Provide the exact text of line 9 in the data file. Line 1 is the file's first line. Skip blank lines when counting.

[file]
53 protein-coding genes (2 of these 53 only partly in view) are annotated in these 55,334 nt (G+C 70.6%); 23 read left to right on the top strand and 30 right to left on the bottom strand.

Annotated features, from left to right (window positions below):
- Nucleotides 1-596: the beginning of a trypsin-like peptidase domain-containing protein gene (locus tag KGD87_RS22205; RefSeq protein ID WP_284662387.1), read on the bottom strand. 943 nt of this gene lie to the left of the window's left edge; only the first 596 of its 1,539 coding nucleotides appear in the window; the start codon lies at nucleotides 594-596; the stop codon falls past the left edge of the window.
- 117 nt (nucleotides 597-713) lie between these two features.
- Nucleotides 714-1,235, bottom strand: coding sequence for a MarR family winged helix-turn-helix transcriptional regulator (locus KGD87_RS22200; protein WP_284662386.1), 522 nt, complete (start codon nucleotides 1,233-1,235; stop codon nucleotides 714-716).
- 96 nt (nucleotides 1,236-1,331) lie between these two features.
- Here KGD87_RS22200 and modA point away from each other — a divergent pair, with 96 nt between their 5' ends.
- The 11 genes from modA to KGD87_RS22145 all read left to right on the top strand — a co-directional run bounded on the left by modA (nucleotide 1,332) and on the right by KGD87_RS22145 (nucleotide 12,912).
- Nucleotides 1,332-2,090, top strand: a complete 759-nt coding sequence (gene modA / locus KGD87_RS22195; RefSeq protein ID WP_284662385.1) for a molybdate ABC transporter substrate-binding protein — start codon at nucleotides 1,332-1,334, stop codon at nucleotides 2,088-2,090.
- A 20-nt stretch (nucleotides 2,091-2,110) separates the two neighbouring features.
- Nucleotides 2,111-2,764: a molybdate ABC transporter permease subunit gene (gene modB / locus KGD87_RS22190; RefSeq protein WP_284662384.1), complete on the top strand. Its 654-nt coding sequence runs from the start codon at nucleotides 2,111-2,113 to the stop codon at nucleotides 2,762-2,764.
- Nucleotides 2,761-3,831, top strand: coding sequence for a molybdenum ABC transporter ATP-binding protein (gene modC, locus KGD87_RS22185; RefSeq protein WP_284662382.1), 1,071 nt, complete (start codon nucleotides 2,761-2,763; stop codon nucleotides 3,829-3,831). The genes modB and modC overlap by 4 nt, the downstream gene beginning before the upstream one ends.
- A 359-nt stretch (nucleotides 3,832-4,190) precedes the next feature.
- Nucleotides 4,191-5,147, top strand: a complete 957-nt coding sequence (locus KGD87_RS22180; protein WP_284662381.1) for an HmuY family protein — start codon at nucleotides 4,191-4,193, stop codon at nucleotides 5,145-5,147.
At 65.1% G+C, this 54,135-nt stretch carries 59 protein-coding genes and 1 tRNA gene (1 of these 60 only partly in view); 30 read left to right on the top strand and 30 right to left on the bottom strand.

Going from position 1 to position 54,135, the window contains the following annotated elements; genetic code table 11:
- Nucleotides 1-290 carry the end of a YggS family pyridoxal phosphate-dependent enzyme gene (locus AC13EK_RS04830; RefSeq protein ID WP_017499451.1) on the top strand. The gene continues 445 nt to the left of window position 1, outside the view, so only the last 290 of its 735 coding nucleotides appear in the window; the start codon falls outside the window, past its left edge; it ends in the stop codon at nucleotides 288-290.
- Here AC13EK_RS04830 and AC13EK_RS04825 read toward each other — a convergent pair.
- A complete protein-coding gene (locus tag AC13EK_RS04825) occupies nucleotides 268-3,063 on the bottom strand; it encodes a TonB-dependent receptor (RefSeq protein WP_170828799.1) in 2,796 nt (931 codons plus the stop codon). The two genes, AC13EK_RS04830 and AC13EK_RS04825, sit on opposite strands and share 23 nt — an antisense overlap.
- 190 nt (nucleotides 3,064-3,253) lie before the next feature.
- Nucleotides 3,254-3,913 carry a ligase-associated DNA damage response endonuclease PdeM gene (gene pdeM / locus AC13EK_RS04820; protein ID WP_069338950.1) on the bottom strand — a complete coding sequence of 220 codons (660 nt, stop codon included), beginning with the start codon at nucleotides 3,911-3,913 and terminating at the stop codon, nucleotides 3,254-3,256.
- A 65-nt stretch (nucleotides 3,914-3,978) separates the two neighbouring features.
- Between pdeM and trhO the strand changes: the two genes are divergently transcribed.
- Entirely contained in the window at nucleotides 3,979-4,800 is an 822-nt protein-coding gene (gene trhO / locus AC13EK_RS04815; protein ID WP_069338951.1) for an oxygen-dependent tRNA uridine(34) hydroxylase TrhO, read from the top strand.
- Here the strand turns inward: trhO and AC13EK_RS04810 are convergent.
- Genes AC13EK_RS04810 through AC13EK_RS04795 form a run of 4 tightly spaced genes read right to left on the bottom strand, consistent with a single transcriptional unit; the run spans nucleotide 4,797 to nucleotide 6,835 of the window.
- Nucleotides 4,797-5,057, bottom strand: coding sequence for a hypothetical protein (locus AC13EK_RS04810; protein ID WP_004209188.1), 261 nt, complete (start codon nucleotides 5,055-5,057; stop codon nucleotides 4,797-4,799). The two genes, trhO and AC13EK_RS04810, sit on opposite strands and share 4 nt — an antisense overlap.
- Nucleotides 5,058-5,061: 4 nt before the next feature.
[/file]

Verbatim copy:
- Nucleotides 1,332-2,090, top strand: a complete 759-nt coding sequence (gene modA / locus KGD87_RS22195; RefSeq protein ID WP_284662385.1) for a molybdate ABC transporter substrate-binding protein — start codon at nucleotides 1,332-1,334, stop codon at nucleotides 2,088-2,090.